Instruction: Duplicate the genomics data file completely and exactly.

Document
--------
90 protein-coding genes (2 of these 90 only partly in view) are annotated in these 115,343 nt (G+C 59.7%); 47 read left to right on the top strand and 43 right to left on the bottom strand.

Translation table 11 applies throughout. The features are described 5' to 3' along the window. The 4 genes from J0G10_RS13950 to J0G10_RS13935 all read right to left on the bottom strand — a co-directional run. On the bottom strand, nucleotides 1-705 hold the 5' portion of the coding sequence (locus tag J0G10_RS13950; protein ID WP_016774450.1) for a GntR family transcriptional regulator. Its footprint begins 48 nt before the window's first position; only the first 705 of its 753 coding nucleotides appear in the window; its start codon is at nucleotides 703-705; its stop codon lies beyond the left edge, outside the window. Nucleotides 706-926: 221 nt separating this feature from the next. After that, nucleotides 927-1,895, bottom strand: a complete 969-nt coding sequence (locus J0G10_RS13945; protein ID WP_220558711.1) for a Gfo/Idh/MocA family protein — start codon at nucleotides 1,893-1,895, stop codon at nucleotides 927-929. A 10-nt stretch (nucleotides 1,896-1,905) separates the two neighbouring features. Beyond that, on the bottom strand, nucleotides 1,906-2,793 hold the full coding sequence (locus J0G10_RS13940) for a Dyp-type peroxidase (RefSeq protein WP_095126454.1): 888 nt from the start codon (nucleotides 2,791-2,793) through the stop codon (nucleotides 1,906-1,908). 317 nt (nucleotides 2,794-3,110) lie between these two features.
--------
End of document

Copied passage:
90 protein-coding genes (2 of these 90 only partly in view) are annotated in these 115,343 nt (G+C 59.7%); 47 read left to right on the top strand and 43 right to left on the bottom strand.

Translation table 11 applies throughout. The features are described 5' to 3' along the window. The 4 genes from J0G10_RS13950 to J0G10_RS13935 all read right to left on the bottom strand — a co-directional run. On the bottom strand, nucleotides 1-705 hold the 5' portion of the coding sequence (locus tag J0G10_RS13950; protein ID WP_016774450.1) for a GntR family transcriptional regulator. Its footprint begins 48 nt before the window's first position; only the first 705 of its 753 coding nucleotides appear in the window; its start codon is at nucleotides 703-705; its stop codon lies beyond the left edge, outside the window. Nucleotides 706-926: 221 nt separating this feature from the next. After that, nucleotides 927-1,895, bottom strand: a complete 969-nt coding sequence (locus J0G10_RS13945; protein ID WP_220558711.1) for a Gfo/Idh/MocA family protein — start codon at nucleotides 1,893-1,895, stop codon at nucleotides 927-929. A 10-nt stretch (nucleotides 1,896-1,905) separates the two neighbouring features. Beyond that, on the bottom strand, nucleotides 1,906-2,793 hold the full coding sequence (locus J0G10_RS13940) for a Dyp-type peroxidase (RefSeq protein WP_095126454.1): 888 nt from the start codon (nucleotides 2,791-2,793) through the stop codon (nucleotides 1,906-1,908). 317 nt (nucleotides 2,794-3,110) lie between these two features.